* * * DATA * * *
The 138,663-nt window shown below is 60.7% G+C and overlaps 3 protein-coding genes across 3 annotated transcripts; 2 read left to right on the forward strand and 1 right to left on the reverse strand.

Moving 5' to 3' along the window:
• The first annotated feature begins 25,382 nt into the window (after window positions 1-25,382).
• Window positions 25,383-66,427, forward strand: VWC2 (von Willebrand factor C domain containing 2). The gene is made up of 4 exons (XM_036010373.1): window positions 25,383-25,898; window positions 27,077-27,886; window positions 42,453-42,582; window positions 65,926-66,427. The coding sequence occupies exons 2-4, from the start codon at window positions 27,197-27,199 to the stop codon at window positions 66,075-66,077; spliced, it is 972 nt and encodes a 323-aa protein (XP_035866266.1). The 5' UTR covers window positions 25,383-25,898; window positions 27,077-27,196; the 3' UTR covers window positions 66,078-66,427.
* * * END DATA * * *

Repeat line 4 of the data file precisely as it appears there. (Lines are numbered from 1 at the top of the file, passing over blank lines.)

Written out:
• Window positions 25,383-66,427, forward strand: VWC2 (von Willebrand factor C domain containing 2). The gene is made up of 4 exons (XM_036010373.1): window positions 25,383-25,898; window positions 27,077-27,886; window positions 42,453-42,582; window positions 65,926-66,427. The coding sequence occupies exons 2-4, from the start codon at window positions 27,197-27,199 to the stop codon at window positions 66,075-66,077; spliced, it is 972 nt and encodes a 323-aa protein (XP_035866266.1). The 5' UTR covers window positions 25,383-25,898; window positions 27,077-27,196; the 3' UTR covers window positions 66,078-66,427.